In this “high alert” climate, every university clearly must review, strengthen and refine its security procedures and emergency planning; CUNY is no exception. Our emergency planning has traditionally been focused on events such as snowstorms, hurricanes, and other natural disasters. We will need to assess how to make better use of available technology, and to conduct ongoing training of our staff. The November 8-9 retreat of the Council of Presidents included a thorough discussion of Emergency and Security Management, with the help of outside experts like former Police Commissioner William Bratton, Kroll Associates, and our University Public Safety Coordinator William Barry. This has been a time of deep pain, profound sadness and terrible turmoil. E. B. White’s observation in a compact little 50-year-old volume titled “Here is New York,” that “the city, for the first time in its long history, is destructible,”has taken on a chillingly prescient ring. However, White also states unequivocally that this city, as a symbol of the united human collective, represents humanity’s best hope for preservation:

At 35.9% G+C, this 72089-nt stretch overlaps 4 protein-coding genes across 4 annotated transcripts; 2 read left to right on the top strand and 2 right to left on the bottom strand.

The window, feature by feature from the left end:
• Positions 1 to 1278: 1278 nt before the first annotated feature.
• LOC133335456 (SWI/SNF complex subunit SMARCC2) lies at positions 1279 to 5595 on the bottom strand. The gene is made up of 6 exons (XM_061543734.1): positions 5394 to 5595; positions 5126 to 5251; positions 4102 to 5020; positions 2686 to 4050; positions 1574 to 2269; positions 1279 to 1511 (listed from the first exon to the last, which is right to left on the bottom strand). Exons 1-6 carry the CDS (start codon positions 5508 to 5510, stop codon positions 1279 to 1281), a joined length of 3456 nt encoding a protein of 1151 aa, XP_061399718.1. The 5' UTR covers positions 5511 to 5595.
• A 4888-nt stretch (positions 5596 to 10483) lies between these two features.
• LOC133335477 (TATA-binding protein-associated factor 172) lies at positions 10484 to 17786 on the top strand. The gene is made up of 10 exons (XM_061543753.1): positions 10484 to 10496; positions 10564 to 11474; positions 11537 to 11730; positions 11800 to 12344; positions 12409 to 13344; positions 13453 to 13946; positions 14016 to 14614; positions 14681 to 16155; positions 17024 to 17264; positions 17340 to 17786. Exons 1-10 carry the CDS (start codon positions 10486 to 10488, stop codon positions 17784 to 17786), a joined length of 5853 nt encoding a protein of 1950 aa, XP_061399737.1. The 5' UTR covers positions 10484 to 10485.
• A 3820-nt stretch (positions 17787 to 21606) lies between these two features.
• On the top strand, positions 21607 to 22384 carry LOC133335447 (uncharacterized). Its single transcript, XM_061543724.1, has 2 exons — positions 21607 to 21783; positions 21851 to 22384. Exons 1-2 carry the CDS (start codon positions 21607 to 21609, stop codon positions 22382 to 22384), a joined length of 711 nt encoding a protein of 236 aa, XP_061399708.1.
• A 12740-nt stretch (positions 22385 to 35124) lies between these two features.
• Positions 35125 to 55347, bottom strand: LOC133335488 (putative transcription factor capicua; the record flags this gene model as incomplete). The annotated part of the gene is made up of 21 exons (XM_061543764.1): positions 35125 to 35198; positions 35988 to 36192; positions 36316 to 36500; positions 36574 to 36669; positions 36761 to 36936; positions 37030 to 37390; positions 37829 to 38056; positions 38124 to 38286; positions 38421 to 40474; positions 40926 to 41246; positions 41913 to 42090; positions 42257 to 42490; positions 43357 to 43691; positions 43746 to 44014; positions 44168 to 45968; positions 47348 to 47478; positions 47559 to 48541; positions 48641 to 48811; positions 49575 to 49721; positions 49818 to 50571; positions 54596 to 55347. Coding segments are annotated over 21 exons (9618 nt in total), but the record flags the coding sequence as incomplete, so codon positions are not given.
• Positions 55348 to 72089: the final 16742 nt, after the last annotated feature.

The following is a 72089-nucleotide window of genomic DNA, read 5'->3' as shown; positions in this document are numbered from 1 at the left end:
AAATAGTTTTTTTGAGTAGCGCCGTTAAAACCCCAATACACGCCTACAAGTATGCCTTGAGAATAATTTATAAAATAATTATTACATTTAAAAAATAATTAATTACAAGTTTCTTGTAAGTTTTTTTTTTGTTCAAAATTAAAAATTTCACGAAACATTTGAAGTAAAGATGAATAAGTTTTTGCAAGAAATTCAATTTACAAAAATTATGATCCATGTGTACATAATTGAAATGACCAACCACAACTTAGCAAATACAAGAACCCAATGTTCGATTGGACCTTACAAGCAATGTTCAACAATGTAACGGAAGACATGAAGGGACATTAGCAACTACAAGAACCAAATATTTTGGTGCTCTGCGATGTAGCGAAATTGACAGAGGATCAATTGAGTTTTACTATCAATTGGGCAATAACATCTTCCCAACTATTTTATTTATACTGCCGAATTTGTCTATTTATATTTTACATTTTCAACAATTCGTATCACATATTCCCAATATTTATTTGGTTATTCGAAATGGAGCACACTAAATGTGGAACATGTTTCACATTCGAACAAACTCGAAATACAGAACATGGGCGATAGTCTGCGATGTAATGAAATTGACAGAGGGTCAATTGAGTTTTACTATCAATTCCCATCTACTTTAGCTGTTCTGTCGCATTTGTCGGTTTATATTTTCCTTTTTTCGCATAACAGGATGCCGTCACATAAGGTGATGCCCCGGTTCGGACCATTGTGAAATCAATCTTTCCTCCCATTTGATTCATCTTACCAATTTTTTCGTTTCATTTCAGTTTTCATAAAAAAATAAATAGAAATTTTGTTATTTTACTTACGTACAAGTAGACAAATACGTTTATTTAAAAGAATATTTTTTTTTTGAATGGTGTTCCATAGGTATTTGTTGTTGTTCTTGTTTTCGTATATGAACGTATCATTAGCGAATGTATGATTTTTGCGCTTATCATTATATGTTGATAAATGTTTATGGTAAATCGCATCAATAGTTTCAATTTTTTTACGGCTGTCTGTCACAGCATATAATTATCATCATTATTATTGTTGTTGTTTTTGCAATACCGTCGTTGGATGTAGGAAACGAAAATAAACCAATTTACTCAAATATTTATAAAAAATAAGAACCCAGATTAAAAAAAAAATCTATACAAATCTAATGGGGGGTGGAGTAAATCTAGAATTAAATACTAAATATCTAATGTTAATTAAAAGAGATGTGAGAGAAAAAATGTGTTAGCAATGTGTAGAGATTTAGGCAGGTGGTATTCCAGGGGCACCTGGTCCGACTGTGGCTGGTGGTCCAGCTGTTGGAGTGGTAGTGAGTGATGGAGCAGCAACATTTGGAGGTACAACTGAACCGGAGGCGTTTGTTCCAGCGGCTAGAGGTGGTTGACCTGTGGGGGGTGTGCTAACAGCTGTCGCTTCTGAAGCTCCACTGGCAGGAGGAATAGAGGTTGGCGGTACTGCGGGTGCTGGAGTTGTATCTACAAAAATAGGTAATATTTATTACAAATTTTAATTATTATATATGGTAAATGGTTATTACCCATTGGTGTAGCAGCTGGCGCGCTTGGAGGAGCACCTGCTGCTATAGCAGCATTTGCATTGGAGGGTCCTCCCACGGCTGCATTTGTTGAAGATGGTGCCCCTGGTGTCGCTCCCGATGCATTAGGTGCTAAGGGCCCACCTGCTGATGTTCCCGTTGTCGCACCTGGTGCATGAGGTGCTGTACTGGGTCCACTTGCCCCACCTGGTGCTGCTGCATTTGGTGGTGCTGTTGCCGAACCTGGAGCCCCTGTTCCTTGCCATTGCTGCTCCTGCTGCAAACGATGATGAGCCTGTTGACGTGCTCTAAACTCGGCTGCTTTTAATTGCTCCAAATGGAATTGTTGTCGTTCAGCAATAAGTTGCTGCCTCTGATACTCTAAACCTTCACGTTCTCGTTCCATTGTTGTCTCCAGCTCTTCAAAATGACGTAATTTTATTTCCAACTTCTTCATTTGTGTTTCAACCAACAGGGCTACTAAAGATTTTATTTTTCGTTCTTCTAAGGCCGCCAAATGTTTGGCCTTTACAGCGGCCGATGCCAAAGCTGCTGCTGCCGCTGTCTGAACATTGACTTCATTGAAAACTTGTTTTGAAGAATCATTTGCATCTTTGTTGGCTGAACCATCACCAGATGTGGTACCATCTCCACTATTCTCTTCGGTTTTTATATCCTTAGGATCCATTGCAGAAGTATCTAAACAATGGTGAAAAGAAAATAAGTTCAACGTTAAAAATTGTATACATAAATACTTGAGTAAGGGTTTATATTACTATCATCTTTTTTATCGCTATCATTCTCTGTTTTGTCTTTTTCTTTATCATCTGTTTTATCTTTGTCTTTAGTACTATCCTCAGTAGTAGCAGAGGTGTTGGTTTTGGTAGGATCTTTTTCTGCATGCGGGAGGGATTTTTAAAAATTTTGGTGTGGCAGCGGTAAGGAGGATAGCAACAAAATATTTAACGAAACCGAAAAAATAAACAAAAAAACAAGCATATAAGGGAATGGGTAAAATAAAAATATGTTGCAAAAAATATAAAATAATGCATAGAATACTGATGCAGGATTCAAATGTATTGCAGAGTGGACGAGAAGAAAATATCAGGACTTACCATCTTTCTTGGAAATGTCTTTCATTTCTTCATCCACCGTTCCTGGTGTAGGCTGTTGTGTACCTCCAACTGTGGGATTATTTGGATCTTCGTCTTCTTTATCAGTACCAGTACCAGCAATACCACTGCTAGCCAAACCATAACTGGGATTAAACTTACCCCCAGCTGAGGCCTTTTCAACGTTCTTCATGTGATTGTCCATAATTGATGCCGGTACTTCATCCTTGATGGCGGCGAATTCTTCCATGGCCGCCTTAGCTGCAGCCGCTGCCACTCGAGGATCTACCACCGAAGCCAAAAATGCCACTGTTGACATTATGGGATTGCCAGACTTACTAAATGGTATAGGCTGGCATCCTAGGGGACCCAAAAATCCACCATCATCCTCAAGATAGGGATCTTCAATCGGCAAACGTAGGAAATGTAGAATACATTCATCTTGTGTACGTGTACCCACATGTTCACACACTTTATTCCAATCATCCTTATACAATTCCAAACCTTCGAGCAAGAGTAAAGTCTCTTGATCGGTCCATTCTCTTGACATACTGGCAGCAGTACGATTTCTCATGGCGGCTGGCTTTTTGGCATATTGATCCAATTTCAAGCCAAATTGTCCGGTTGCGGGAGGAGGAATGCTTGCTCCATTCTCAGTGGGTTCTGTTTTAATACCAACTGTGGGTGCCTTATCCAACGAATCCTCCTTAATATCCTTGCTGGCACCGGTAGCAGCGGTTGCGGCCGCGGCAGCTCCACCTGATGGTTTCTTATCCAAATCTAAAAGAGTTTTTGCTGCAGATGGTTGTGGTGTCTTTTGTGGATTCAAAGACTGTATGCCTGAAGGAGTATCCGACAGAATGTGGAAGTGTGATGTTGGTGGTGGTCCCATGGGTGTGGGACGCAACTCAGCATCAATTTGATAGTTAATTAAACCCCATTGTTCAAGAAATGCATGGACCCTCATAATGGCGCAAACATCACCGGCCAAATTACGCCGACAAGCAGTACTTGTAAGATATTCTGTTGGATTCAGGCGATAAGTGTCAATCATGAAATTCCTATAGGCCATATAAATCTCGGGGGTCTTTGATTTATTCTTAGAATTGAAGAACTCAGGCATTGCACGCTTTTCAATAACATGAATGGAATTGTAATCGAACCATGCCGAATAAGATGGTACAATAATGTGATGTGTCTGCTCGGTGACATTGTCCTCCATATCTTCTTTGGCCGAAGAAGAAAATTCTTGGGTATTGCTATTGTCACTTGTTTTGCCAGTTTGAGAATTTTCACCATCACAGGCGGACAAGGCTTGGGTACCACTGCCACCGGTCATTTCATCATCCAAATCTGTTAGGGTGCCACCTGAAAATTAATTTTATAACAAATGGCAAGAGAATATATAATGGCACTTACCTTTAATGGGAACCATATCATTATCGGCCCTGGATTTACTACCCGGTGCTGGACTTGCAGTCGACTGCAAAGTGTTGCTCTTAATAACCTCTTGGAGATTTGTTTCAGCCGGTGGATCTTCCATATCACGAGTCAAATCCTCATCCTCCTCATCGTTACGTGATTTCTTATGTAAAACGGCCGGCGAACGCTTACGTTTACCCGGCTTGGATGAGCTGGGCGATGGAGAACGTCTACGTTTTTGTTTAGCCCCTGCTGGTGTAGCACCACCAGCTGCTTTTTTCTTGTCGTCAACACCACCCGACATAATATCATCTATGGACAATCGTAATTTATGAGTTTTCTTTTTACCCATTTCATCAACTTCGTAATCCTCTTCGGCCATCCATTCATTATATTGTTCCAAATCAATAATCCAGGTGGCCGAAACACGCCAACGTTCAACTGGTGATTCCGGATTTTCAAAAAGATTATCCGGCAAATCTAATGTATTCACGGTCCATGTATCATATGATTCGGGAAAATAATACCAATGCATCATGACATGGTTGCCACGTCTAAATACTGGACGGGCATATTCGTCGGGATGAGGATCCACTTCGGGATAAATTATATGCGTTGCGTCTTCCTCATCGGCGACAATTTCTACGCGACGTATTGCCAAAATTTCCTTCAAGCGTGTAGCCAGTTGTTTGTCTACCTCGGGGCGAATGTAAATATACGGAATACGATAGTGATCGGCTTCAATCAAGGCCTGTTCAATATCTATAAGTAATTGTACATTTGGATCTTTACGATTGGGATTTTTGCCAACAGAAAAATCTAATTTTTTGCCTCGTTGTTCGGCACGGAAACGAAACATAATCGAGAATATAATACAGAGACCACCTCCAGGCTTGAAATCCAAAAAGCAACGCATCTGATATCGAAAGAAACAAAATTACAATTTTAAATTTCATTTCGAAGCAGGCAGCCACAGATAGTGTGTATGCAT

“The city at last perfectly illustrates both the universal dilemma and the general solution, this riddle in steel and stone is at once the perfect target and the perfect demonstration of nonviolence, of racial brotherhood, this lofty target scraping the skies and meeting the destroying planes halfway, home of all people and all nations, capital of everything, housing the deliberations by which the planes are to be stayed and their errand forestalled.”

White’s vision of New York City as an integrated “capital of the world” has implications and lessons for our own time–particularly for The City University of New York. Indeed, it was only as an integrated university, one that could bring together resources from among a large number of colleges and use the university system to full advantage, that we were able to weather this crisis, responding quickly to the city’s immediate and long-term needs.

Clearly, nothing can be the same after September 11, but New York’s fundamental character–and CUNY’s core mission–remains unchanged. The University’s resolve to attract and retain the best and most promising in this City, and to offer educational opportunities of exceptional value, is stronger than ever. We will continue to work towards these goals by making the City University an educational institution ever more closely integrated into the fabric of New York City.